The good news: countries have been increasing their ambitions for reducing greenhouse gas emissions. The bad news: it’s not nearly enough.
World leaders, scientists, activists and negotiators are gathering in Sharm El-Sheikh, Egypt, for the 27th Conference of the Parties to the United Nations Framework Convention on Climate Change (COP27), this year’s annual global meeting aimed at implementing climate action, including the landmark 2015 Paris Agreement. Current emissions reduction pledges are far short of what is needed to meet the Paris Agreement’s goal of limiting warming to “well below” two degrees Celsius, preferably 1.5 degrees C. Under existing pledges, global temperature rise by the end of the century would be about 2.4 to 2.6 degrees C above preindustrial levels, according to a recent United Nations Environment Program (UNEP) report. Given that policies are not even in place yet to meet those pledges, that temperature rise is currently on track to be around 2.8 degrees C.
Every fraction of a degree of warming avoided makes a difference in lessening the ever worsening impacts of the climate crisis. Such changes have already been seen across the globe this year, with heat waves, floods and droughts all exacerbated by rising global temperatures. The window to narrow the gap between what is needed to meet the goals of the Paris climate agreement and what is currently being done is small—about a decade—and quickly closing. “We need to cut emissions as fast as possible. We need to transition to clean energy as fast as possible. We need to stop deforestation as fast as possible. And that’s the case whether you think we can still hit the 1.5-degree target or whether you think that 1.6 degrees or 1.8 degrees or two degrees is locked in,” says Taryn Fransen, a senior fellow at the World Resources Institute and an author of the UNEP report.
Under the Paris Agreement, countries are asked to ramp up the aggressiveness of their emissions reduction goals every five years. These voluntary pledges are known in U.N. parlance as nationally determined contributions (NDCs). At the COP26 meeting held last year in Glasgow, countries were urged to update their pledges on a faster time scale before the COP27 summit. But those updates only account for about 0.5 gigaton of carbon dioxide, or about the average annual emissions of South Africa or Turkey. And some of those pledges came from countries that had not submitted ambitious targets before the Glasgow meeting and so were playing catch-up, Fransen says.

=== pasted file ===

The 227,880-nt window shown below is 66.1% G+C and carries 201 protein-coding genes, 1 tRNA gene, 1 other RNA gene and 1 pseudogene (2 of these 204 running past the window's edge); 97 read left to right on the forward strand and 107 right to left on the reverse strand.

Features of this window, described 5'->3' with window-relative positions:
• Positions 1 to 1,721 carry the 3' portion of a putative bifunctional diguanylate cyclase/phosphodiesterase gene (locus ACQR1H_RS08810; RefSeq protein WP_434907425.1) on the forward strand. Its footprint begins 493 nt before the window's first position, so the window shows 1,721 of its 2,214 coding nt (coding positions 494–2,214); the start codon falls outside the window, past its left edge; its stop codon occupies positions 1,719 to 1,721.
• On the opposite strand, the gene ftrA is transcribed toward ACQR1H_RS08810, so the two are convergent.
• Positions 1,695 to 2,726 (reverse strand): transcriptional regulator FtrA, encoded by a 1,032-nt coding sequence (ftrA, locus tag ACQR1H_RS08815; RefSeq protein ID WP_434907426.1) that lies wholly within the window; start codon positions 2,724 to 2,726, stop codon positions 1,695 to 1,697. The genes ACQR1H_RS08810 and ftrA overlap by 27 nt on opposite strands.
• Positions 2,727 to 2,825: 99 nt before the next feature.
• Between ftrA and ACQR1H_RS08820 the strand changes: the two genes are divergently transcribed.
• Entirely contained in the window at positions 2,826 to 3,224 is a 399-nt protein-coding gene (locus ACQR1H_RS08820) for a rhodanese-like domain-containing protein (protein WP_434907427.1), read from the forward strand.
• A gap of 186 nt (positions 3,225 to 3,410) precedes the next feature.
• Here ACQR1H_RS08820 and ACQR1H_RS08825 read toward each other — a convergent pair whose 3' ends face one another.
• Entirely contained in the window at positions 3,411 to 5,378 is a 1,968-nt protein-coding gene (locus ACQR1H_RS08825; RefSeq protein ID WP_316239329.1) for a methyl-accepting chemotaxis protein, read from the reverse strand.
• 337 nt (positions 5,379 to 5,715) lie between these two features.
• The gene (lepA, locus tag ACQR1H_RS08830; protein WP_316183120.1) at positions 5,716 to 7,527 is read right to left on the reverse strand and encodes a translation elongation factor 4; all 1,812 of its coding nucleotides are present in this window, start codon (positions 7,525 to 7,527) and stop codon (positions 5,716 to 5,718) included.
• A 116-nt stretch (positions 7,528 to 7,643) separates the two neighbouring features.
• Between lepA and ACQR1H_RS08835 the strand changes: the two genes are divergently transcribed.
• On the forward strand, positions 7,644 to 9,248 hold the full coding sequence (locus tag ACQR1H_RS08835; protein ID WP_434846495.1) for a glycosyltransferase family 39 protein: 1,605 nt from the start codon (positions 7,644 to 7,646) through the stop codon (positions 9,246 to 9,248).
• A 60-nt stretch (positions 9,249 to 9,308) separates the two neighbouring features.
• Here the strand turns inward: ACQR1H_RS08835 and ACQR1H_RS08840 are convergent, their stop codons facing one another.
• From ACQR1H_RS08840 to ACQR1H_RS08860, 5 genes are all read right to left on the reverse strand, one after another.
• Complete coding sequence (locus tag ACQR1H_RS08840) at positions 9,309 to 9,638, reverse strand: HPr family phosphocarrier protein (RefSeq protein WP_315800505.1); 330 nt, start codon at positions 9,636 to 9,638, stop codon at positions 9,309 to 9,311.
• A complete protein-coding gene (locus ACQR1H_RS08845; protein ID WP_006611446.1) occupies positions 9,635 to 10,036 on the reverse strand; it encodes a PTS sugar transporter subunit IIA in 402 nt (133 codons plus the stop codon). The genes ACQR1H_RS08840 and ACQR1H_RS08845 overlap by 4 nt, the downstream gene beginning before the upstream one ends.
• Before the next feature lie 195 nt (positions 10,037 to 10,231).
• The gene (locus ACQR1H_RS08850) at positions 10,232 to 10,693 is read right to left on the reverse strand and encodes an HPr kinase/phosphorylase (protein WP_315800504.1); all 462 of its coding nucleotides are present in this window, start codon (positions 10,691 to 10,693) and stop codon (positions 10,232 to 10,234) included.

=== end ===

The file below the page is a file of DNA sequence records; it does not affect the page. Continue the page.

The gap between current pledges and keeping warming to two degrees C is equivalent to about 12 gigatons of CO2—the gap to 1.5 degrees C is an even steeper 20 gigatons.
But international pledges aren’t the whole story when it comes to reducing emissions—the policies countries enact to actually achieve those pledges are even more important. Some countries, such as the U.S., have pledges above and beyond their domestic policies. When President Joe Biden took office in 2021, he said that the U.S. would reduce its emissions by 50 to 52 percent by 2030. “That was seen as a pretty strong stretch goal for the United States,” Fransen says. “It was something that we—if everything goes right—we can get there.” But until the passage of the Inflation Reduction Act (IRA) over the summer, the U.S. was lacking the policies to back that up. (The IRA is estimated to reduce U.S. emissions between 30 and 40 percent.)
Conversely, other countries have domestic policies that should achieve more reductions than their current pledges aim for. India, for example, has set a modest NDC but has policies aimed at boosting renewable energy that will easily surpass that goal, Fransen says. Countries such as India are developing economically but cannot have unfettered use of fossil fuels to do so as the U.S. and other developed countries did last century. Renewable energy’s growing cost competitiveness has made that alternative more viable, but installing wind and solar power still requires financing. Some developing countries have made their NDCs contingent on receiving financial support from developed nations. That financing will be a key point of the COP27 talks because developed countries are far behind in providing the money they have pledged for this purpose.
A few countries have indicated they may announce updates to their NDCs during the meeting, but it is highly unlikely they would be anything even close to closing the global gap, Fransen says. Countries need to keep ramping up their ambitions in the next few years, she adds, both through their Paris Agreement pledges and in domestic policies that will bring those to fruition.
The Intergovernmental Panel on Climate Change, the U.N. body that gathers and synthesizes climate research, “has laid out how we can cut emissions in half by 2030 in a cost-effective manner. The technology options are there; it is physically possible,” Fransen says. “In my view, it’s really a question of political judgment.”